With the enforcement of Bus Body Code from April 1, 2015, Volvo Buses India has announced that its buses are compliant and ready. A release put out by Volvo Buses has claimed not only are its buses fully compliant, they are being offered with ABS as standard. The Bus Body Code claimed Volvo sources, include active safety, passive safety and personal security solutions in the form of driver & passenger awareness, information items as well as tools specially designed for use in the event of an emergency. The mandate to make ABS a standard feature in commercial vehicles has far reaching implications for road safety, VRV Sriprasad, Managing Director, Volvo Buses India expressed that the implementation of the Bus Body Code is an important landmark for the bus industry. He added, “Volvo Buses will continue to bring in new technologies and features, while continuing to emphasise on making good drivers even better at out Driver Training Centre. It is our strong belief that safety begins with driver behaviour and best practices. Volvo has trained close to 60,000 drivers till date, which includes about 26,000 bus drivers alone. This gives us confidence to focus on preventing accidents itself.”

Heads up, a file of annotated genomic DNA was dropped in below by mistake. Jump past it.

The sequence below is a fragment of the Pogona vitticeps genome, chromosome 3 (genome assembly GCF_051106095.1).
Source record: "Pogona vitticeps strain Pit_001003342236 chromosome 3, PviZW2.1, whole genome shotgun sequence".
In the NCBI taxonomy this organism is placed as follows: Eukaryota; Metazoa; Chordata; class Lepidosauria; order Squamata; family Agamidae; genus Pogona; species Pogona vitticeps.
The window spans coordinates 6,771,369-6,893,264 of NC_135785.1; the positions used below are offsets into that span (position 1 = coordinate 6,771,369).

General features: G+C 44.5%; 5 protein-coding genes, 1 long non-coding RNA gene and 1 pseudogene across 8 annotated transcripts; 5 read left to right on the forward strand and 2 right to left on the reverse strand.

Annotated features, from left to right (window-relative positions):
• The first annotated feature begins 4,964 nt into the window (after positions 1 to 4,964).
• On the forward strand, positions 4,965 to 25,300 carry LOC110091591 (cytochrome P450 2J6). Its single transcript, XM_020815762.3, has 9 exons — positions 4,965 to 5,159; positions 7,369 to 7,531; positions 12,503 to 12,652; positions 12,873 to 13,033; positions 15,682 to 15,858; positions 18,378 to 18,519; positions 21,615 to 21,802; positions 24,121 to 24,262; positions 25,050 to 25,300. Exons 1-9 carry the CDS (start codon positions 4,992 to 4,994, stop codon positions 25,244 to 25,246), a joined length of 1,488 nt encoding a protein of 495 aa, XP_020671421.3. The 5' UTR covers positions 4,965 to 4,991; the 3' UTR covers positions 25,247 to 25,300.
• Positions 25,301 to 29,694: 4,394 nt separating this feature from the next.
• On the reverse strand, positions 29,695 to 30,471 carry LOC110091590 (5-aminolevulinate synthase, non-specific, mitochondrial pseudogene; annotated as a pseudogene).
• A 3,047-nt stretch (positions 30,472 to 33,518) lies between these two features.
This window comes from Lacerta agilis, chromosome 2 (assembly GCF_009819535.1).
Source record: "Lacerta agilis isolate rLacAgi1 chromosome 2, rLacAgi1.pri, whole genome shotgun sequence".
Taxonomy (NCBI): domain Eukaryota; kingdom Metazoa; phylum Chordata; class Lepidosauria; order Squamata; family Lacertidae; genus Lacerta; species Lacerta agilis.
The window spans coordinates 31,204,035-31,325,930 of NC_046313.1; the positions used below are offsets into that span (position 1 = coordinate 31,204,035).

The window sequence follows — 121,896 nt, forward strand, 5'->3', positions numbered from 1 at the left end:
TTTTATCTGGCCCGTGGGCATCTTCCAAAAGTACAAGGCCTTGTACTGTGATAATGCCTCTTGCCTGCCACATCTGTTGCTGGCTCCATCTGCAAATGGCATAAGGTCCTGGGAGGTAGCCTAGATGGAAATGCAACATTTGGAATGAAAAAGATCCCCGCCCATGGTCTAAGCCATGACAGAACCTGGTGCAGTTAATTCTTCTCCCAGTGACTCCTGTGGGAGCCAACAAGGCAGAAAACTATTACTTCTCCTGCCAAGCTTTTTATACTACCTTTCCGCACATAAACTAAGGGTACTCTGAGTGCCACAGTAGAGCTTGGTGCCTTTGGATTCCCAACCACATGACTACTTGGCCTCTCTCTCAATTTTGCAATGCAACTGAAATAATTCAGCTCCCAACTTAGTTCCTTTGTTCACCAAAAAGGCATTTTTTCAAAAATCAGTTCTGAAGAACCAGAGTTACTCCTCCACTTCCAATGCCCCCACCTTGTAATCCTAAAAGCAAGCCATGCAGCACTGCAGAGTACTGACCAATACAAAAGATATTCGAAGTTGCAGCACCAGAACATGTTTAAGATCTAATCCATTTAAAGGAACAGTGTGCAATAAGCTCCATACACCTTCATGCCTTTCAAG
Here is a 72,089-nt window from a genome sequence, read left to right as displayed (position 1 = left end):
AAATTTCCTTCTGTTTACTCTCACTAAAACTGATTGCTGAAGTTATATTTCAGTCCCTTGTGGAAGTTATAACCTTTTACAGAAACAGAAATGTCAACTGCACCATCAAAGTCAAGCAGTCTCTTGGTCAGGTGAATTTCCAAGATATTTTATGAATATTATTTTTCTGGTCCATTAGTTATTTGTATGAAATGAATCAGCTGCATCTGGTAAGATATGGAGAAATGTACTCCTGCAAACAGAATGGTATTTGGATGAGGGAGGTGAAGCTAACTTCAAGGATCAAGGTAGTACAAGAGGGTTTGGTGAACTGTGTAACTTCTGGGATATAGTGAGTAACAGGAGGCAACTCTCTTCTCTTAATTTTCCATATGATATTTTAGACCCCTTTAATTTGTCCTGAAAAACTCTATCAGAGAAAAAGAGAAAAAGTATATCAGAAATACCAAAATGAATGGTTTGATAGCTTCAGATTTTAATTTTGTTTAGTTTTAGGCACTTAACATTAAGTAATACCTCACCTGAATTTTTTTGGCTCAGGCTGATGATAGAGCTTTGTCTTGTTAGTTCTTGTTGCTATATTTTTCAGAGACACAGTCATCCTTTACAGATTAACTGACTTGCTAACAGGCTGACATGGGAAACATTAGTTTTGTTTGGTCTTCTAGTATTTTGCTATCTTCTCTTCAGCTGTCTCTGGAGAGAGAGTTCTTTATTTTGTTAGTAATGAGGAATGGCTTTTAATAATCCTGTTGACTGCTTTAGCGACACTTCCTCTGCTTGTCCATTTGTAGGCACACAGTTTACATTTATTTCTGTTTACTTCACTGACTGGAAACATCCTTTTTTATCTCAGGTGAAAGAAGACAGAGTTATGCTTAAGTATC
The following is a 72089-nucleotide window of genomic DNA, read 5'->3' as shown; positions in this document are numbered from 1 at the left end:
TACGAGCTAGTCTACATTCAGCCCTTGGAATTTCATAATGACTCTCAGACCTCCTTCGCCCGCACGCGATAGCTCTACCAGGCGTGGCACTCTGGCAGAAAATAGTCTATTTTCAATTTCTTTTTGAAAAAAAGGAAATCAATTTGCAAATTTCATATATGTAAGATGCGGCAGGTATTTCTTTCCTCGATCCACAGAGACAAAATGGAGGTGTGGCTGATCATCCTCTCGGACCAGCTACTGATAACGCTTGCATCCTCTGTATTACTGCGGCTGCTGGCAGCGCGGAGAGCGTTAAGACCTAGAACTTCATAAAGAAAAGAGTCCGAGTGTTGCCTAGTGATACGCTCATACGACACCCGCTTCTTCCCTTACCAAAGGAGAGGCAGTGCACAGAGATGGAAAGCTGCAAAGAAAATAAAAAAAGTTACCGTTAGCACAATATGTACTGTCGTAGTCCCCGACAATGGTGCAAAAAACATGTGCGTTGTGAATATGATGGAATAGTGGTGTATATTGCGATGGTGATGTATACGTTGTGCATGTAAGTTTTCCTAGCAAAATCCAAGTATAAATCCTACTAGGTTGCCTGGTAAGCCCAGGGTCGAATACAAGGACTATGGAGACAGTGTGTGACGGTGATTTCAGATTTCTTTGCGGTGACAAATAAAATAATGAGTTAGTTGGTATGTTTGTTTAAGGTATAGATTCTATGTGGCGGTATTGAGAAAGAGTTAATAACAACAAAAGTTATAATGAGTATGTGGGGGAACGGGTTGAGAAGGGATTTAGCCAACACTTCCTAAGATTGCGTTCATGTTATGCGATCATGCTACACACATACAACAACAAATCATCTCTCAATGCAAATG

Stanadyne, a global leader in the design and manufacture of diesel and gasoline fuel systems, announced today that it aims to introduce its latest technology in next-generation diesel fuel injection equipment to India in time for the introduction of low-sulfur fuel. The company aims to strengthen its market presence in India and will produce these next-generation diesel fuel injection systems at its Chennai plant, requiring an investment of approximately Rs. 100 Crores over the next few years.
Today’s diesel engines are a leading contributor to air pollution in India. Particulate levels have grown 40% in major cities across the country in the past decade creating an urgent need for clean technology. At present, several cities in India have been reported to be amongst the worst air quality cities in the world.